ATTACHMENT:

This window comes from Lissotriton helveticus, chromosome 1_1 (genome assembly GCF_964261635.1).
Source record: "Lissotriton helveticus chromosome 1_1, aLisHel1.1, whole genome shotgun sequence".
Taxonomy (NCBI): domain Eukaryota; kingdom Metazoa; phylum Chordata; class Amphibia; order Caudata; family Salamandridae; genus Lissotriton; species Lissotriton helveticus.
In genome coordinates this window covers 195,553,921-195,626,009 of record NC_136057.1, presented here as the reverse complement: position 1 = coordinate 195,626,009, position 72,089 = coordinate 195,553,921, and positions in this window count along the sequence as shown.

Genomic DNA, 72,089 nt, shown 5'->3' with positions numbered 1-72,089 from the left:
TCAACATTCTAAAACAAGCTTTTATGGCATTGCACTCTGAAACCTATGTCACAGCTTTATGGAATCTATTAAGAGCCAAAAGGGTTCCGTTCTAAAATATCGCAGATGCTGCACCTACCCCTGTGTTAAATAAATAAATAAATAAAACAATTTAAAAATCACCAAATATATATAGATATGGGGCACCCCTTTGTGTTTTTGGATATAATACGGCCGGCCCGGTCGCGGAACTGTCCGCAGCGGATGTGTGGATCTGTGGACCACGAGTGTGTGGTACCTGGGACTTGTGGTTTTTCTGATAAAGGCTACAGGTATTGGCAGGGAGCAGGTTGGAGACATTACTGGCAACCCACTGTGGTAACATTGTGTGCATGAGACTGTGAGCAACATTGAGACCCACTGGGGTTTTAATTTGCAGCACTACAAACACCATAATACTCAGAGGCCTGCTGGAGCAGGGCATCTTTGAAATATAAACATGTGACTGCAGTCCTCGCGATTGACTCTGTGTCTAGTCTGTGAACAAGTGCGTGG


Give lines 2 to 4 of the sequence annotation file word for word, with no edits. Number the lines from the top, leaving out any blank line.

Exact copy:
Source record: "Lissotriton helveticus chromosome 1_1, aLisHel1.1, whole genome shotgun sequence".
Taxonomy (NCBI): domain Eukaryota; kingdom Metazoa; phylum Chordata; class Amphibia; order Caudata; family Salamandridae; genus Lissotriton; species Lissotriton helveticus.
In genome coordinates this window covers 195,553,921-195,626,009 of record NC_136057.1, presented here as the reverse complement: position 1 = coordinate 195,626,009, position 72,089 = coordinate 195,553,921, and positions in this window count along the sequence as shown.